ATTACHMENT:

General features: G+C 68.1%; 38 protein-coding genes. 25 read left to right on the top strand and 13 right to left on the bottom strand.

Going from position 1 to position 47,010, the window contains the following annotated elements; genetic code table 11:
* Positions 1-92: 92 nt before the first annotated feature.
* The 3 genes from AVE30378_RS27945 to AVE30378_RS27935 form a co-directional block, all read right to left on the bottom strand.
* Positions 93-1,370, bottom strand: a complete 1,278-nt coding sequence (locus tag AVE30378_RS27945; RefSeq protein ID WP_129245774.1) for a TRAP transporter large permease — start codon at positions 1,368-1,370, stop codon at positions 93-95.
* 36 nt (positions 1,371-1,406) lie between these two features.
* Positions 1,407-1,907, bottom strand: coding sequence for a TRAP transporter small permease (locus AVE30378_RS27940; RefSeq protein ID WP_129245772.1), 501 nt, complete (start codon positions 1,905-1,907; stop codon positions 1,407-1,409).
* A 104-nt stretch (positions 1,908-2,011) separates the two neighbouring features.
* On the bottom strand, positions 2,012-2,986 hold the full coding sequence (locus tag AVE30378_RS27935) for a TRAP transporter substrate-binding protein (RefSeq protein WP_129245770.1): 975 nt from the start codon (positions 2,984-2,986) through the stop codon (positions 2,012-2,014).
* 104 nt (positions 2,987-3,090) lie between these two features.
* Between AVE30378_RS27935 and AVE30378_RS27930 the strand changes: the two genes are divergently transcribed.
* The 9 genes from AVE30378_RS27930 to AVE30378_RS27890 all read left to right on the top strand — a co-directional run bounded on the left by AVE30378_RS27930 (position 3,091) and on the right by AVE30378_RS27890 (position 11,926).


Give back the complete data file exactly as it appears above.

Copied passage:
General features: G+C 68.1%; 38 protein-coding genes. 25 read left to right on the top strand and 13 right to left on the bottom strand.

Going from position 1 to position 47,010, the window contains the following annotated elements; genetic code table 11:
* Positions 1-92: 92 nt before the first annotated feature.
* The 3 genes from AVE30378_RS27945 to AVE30378_RS27935 form a co-directional block, all read right to left on the bottom strand.
* Positions 93-1,370, bottom strand: a complete 1,278-nt coding sequence (locus tag AVE30378_RS27945; RefSeq protein ID WP_129245774.1) for a TRAP transporter large permease — start codon at positions 1,368-1,370, stop codon at positions 93-95.
* 36 nt (positions 1,371-1,406) lie between these two features.
* Positions 1,407-1,907, bottom strand: coding sequence for a TRAP transporter small permease (locus AVE30378_RS27940; RefSeq protein ID WP_129245772.1), 501 nt, complete (start codon positions 1,905-1,907; stop codon positions 1,407-1,409).
* A 104-nt stretch (positions 1,908-2,011) separates the two neighbouring features.
* On the bottom strand, positions 2,012-2,986 hold the full coding sequence (locus tag AVE30378_RS27935) for a TRAP transporter substrate-binding protein (RefSeq protein WP_129245770.1): 975 nt from the start codon (positions 2,984-2,986) through the stop codon (positions 2,012-2,014).
* 104 nt (positions 2,987-3,090) lie between these two features.
* Between AVE30378_RS27935 and AVE30378_RS27930 the strand changes: the two genes are divergently transcribed.
* The 9 genes from AVE30378_RS27930 to AVE30378_RS27890 all read left to right on the top strand — a co-directional run bounded on the left by AVE30378_RS27930 (position 3,091) and on the right by AVE30378_RS27890 (position 11,926).